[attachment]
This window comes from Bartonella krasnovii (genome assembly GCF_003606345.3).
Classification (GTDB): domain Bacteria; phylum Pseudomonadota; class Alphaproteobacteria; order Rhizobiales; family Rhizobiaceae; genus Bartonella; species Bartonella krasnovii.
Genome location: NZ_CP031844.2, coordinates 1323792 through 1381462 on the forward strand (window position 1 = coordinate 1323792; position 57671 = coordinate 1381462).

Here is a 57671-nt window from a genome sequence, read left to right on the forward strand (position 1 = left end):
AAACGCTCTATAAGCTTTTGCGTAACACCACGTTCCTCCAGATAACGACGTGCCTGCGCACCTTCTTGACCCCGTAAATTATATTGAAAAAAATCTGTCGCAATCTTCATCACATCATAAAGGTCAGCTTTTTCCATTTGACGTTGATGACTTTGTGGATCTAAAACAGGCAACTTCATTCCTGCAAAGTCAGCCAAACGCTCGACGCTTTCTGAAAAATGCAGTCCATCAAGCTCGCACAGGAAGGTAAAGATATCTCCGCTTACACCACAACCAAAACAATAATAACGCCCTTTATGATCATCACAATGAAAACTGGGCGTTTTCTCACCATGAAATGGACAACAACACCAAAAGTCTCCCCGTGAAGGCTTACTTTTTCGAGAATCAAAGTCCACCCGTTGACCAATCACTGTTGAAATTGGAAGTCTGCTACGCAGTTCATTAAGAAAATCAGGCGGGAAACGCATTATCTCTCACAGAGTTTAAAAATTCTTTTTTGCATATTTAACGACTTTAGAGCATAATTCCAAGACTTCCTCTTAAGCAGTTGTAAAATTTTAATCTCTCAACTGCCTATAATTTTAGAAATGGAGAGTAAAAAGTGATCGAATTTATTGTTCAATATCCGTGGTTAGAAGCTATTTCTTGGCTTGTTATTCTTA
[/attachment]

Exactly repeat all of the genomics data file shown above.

This window comes from Bartonella krasnovii (genome assembly GCF_003606345.3).
Classification (GTDB): domain Bacteria; phylum Pseudomonadota; class Alphaproteobacteria; order Rhizobiales; family Rhizobiaceae; genus Bartonella; species Bartonella krasnovii.
Genome location: NZ_CP031844.2, coordinates 1323792 through 1381462 on the forward strand (window position 1 = coordinate 1323792; position 57671 = coordinate 1381462).

Here is a 57671-nt window from a genome sequence, read left to right on the forward strand (position 1 = left end):
AAACGCTCTATAAGCTTTTGCGTAACACCACGTTCCTCCAGATAACGACGTGCCTGCGCACCTTCTTGACCCCGTAAATTATATTGAAAAAAATCTGTCGCAATCTTCATCACATCATAAAGGTCAGCTTTTTCCATTTGACGTTGATGACTTTGTGGATCTAAAACAGGCAACTTCATTCCTGCAAAGTCAGCCAAACGCTCGACGCTTTCTGAAAAATGCAGTCCATCAAGCTCGCACAGGAAGGTAAAGATATCTCCGCTTACACCACAACCAAAACAATAATAACGCCCTTTATGATCATCACAATGAAAACTGGGCGTTTTCTCACCATGAAATGGACAACAACACCAAAAGTCTCCCCGTGAAGGCTTACTTTTTCGAGAATCAAAGTCCACCCGTTGACCAATCACTGTTGAAATTGGAAGTCTGCTACGCAGTTCATTAAGAAAATCAGGCGGGAAACGCATTATCTCTCACAGAGTTTAAAAATTCTTTTTTGCATATTTAACGACTTTAGAGCATAATTCCAAGACTTCCTCTTAAGCAGTTGTAAAATTTTAATCTCTCAACTGCCTATAATTTTAGAAATGGAGAGTAAAAAGTGATCGAATTTATTGTTCAATATCCGTGGTTAGAAGCTATTTCTTGGCTTGTTATTCTTA